What does this mean for 2020? This year’s election will almost certainly end in either a unified government under a blue wave or a split Congress, which could happen with either a Trump or Biden victory. Voters may have a strong preference, but investors should take comfort that both scenarios have historically produced strong equity returns.

3) Markets have trended higher regardless of which party wins the election

Politics can bring out strong emotions and biases, but investors would be wise to tune out the noise and focus on the long term. That’s because elections have, historically speaking, made essentially no difference when it comes to long-term investment returns.

Which party is in power hasn’t made a meaningful difference to stocks either. Over the last 85 years, there have been seven Democratic and seven Republican presidents, and the general direction of the market has always been up. What should matter more to investors than election results is staying invested.

What does this mean for 2020? Some have called the 2020 election the most important in our lifetime. But that has been said about previous elections and will be said again about future elections. This year has been unique in countless ways, but a look at past election cycles shows that controversy and uncertainty have surrounded many campaigns. And in each case the market continued to be resilient. By maintaining a long-term focus, investors can position themselves for a brighter future regardless of the outcome on Election Day.

4) Investors often become more conservative in election years

It can be tough to avoid the negative messaging around election coverage. And it’s natural to allow the rhetoric of political campaigns to make us emotional. History has shown that elections have had a clear impact on investor behavior, but it’s important that investors don’t allow pessimism to steer them away from their long-term investment plan.

Investors have poured assets into money market funds — traditionally one of the lowest risk investment vehicles — to a much greater degree in election years. By contrast, equity funds have seen the highest net inflows in the year immediately following an election.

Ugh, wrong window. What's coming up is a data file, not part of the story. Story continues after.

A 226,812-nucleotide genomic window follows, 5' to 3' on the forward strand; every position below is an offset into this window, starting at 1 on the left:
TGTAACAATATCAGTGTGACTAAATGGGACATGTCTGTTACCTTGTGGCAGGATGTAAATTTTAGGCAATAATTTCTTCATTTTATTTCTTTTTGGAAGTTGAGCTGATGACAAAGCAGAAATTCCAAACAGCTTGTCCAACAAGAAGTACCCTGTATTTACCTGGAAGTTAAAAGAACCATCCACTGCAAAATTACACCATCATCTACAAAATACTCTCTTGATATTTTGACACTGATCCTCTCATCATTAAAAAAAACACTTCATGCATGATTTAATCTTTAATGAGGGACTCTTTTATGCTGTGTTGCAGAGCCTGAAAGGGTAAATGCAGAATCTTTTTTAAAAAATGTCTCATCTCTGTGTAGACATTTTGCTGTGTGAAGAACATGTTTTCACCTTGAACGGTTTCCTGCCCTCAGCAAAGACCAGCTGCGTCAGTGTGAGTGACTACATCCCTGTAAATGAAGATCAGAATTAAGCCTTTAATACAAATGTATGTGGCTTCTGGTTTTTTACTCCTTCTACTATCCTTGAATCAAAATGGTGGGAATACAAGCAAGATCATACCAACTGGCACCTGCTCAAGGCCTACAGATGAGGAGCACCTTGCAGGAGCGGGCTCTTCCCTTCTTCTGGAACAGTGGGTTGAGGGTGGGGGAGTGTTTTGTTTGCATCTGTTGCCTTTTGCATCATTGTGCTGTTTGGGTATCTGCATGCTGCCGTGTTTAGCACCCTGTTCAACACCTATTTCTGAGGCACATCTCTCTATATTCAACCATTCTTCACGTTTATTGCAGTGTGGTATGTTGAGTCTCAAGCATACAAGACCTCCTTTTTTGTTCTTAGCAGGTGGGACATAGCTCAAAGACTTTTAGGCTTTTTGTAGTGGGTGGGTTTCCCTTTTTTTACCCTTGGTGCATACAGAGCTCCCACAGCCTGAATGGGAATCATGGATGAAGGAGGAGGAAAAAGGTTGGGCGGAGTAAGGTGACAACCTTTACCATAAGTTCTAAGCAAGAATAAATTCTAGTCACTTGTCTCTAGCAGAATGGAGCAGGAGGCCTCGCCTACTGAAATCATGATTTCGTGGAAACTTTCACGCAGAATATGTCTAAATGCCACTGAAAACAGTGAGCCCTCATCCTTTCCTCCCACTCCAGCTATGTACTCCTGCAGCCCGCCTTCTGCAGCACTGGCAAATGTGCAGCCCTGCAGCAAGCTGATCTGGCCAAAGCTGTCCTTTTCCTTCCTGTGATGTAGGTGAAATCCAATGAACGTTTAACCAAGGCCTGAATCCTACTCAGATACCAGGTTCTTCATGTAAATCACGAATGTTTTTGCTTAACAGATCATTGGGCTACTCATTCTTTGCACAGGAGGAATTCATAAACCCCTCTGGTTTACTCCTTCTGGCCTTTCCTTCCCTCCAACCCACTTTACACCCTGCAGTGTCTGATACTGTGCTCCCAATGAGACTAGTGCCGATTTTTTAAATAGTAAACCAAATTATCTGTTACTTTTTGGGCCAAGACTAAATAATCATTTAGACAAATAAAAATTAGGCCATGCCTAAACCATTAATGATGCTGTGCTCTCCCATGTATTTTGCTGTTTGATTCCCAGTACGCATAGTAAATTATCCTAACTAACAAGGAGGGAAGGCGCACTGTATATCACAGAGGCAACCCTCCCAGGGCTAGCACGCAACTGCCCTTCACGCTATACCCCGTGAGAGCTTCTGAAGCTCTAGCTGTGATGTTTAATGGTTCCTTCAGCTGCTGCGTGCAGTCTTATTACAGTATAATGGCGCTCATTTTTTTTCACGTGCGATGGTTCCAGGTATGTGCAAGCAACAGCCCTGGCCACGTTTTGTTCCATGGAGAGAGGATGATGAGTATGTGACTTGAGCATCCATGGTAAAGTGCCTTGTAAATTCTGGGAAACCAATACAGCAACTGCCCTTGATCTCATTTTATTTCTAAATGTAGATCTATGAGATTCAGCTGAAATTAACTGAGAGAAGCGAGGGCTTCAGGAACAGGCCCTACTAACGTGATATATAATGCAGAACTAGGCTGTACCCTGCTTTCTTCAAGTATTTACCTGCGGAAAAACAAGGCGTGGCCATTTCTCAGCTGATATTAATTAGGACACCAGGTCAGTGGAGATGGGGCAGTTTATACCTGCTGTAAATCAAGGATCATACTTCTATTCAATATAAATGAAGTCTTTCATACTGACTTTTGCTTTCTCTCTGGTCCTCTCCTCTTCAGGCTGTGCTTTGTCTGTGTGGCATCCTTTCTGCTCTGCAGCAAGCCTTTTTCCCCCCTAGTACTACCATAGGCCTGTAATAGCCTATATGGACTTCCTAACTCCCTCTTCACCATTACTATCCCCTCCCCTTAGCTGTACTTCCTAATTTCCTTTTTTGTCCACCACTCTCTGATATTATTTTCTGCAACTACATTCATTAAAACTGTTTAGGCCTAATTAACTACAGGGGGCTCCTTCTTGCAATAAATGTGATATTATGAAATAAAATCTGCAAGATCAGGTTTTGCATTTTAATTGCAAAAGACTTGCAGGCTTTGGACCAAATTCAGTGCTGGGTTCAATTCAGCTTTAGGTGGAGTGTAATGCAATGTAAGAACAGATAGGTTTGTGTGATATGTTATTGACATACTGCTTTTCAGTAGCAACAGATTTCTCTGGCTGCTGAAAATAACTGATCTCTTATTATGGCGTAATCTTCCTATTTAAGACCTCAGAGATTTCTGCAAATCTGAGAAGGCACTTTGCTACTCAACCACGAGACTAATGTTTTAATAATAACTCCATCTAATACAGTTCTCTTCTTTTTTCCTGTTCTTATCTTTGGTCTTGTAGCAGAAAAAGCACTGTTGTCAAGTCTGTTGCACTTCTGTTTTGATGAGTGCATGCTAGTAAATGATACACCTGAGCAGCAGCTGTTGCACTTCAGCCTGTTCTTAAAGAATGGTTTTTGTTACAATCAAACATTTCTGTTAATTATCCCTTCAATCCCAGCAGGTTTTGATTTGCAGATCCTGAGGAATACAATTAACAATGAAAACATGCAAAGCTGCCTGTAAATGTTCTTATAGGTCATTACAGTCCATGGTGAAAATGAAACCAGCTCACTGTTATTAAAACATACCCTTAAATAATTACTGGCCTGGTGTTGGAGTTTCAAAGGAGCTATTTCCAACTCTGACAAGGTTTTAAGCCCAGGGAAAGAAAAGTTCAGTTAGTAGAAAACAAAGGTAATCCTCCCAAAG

This suggests that investors want to minimize risk during election years and wait until any uncertainty has subsided to revisit riskier assets like stocks. But market timing is rarely a winning investment strategy, and it can pose a major problem for portfolio returns.

What does this mean for 2020? This trend accelerated in 2020: Through July 31, net money market flows increased $546 billion while net equity fund flows decreased $36 billion. Of course, part of this year’s flight to safety was related to the pandemic-induced recession and not the election. Still, equity funds saw their largest monthly outflows in July, indicating that investors are remaining conservative ahead of the election.

5) Moving to cash in election years can reduce long-term portfolio returns

What has been the best way to invest in election years? It isn’t by sitting on the sidelines.

To verify this, we looked at three hypothetical investors, each with a different investment approach. We then calculated the ending value of each of their portfolios over the last 22 election cycles, assuming a four-year holding period.

The investor who stayed on the sidelines had the worst outcome 16 times and only had the best outcome three times. Meanwhile, investors that were fully invested or made monthly contributions during election years came out on top. These investors had higher average portfolio balances over the full period and more frequently outpaced the investor who stayed in cash longer. These results reflect four-year holding periods, but the divergence would be even wider if compounded over longer time frames.

Sticking with a sound long-term investment plan based on individual investment objectives is usually the best course of action. Whether that strategy is to be fully invested throughout the year or to consistently invest through a vehicle such as a 401(k) plan, the bottom line is that investors should avoid market timing around politics. As is often the case with investing, the key is to put aside short-term noise and focus on long-term goals.

What does this mean for 2020? It’s too early to know what the impact of this year’s flight to cash will be on investors’ long-term portfolio returns. But with the S&P 500 soaring over 50% since the March bottom and net equity selling continuing throughout the year, it is safe to assume many investors missed at least some of this powerful equity rally and remain on the sidelines ahead of the November election.

Source

  1. https://www.capitalgroup.com/ria/insights/articles/how-elections-move-markets-5-charts.html